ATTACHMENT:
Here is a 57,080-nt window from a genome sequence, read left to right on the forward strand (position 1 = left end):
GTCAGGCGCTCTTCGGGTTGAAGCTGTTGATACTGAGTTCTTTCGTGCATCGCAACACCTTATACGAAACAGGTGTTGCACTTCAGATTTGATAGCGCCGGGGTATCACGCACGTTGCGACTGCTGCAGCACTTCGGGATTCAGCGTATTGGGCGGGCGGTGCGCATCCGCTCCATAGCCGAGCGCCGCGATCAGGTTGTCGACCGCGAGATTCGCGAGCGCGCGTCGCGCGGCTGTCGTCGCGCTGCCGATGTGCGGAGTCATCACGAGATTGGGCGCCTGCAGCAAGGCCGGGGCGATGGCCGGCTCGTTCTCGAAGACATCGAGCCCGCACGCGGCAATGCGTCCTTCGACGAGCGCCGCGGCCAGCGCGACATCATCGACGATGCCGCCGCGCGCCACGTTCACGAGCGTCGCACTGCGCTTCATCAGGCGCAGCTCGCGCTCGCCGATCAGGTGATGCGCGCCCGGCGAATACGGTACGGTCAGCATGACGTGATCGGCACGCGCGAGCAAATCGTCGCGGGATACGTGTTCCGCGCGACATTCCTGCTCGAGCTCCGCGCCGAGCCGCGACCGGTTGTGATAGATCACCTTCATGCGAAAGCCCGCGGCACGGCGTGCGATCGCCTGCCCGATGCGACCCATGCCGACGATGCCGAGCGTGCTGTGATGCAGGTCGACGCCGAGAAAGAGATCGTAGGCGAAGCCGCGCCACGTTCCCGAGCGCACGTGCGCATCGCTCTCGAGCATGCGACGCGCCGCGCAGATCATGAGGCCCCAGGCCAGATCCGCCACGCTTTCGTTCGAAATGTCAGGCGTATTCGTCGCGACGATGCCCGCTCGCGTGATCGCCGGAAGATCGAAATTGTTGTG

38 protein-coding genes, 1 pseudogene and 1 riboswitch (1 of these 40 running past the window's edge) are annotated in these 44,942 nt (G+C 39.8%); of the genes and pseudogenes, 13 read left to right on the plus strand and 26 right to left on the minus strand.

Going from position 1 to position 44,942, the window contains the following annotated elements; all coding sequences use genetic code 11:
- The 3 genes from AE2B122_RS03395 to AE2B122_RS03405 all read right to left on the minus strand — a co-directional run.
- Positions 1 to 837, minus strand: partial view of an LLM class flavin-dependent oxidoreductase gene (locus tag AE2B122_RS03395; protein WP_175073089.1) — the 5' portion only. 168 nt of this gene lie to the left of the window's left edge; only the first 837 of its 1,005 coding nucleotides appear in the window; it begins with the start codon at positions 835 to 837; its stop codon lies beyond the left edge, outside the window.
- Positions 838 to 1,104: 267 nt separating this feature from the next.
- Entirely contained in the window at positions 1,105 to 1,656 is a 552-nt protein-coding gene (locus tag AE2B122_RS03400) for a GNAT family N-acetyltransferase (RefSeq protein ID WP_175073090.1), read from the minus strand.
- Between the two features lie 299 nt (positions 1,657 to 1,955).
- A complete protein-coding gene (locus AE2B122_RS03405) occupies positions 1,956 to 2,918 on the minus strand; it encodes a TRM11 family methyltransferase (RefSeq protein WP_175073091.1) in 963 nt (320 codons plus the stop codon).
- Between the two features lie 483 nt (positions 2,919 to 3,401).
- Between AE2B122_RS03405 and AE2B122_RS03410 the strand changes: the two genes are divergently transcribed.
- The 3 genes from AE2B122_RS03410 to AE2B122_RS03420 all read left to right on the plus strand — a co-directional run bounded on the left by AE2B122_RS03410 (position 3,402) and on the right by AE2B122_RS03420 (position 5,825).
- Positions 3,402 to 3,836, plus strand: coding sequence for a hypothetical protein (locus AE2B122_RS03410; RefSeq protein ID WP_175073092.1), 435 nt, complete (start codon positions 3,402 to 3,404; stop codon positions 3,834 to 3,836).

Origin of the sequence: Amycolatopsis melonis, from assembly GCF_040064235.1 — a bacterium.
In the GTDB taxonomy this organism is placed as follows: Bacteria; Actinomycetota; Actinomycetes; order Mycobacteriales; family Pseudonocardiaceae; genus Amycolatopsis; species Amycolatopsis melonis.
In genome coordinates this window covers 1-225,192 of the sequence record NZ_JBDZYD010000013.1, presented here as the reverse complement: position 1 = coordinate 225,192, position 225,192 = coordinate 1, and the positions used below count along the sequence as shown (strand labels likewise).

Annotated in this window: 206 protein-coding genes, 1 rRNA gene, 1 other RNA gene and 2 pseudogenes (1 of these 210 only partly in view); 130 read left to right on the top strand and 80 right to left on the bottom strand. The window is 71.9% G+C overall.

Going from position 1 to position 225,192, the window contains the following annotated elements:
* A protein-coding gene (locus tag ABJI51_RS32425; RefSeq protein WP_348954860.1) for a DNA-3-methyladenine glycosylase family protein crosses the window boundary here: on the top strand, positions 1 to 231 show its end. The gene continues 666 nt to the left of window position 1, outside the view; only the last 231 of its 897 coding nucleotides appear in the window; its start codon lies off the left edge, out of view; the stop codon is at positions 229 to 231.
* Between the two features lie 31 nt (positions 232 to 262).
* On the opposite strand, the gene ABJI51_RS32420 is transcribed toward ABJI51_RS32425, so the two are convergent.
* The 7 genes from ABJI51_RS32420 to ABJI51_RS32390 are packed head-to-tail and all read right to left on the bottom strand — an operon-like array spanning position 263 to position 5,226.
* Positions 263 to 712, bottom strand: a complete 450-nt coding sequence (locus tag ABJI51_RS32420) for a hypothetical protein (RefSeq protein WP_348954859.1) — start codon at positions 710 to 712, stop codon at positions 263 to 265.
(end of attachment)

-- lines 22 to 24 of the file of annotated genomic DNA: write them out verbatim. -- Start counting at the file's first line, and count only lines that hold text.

* On the opposite strand, the gene ABJI51_RS32420 is transcribed toward ABJI51_RS32425, so the two are convergent.
* The 7 genes from ABJI51_RS32420 to ABJI51_RS32390 are packed head-to-tail and all read right to left on the bottom strand — an operon-like array spanning position 263 to position 5,226.
* Positions 263 to 712, bottom strand: a complete 450-nt coding sequence (locus tag ABJI51_RS32420) for a hypothetical protein (RefSeq protein WP_348954859.1) — start codon at positions 710 to 712, stop codon at positions 263 to 265.